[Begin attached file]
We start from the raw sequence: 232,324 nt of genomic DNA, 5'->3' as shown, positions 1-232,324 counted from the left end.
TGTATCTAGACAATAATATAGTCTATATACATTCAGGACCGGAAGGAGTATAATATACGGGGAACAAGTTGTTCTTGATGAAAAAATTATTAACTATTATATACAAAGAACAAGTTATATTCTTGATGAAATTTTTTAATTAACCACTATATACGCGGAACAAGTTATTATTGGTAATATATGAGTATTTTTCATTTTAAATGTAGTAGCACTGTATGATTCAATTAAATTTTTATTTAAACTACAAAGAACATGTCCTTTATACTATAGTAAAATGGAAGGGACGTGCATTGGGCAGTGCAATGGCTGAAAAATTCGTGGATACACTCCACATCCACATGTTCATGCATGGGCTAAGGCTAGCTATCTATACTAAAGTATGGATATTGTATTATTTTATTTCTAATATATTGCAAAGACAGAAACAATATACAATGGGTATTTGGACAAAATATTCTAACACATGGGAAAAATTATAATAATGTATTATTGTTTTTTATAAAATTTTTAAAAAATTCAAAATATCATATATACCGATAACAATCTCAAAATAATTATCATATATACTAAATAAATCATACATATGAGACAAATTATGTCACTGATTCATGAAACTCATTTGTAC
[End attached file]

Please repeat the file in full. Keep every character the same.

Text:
We start from the raw sequence: 232,324 nt of genomic DNA, 5'->3' as shown, positions 1-232,324 counted from the left end.
TGTATCTAGACAATAATATAGTCTATATACATTCAGGACCGGAAGGAGTATAATATACGGGGAACAAGTTGTTCTTGATGAAAAAATTATTAACTATTATATACAAAGAACAAGTTATATTCTTGATGAAATTTTTTAATTAACCACTATATACGCGGAACAAGTTATTATTGGTAATATATGAGTATTTTTCATTTTAAATGTAGTAGCACTGTATGATTCAATTAAATTTTTATTTAAACTACAAAGAACATGTCCTTTATACTATAGTAAAATGGAAGGGACGTGCATTGGGCAGTGCAATGGCTGAAAAATTCGTGGATACACTCCACATCCACATGTTCATGCATGGGCTAAGGCTAGCTATCTATACTAAAGTATGGATATTGTATTATTTTATTTCTAATATATTGCAAAGACAGAAACAATATACAATGGGTATTTGGACAAAATATTCTAACACATGGGAAAAATTATAATAATGTATTATTGTTTTTTATAAAATTTTTAAAAAATTCAAAATATCATATATACCGATAACAATCTCAAAATAATTATCATATATACTAAATAAATCATACATATGAGACAAATTATGTCACTGATTCATGAAACTCATTTGTAC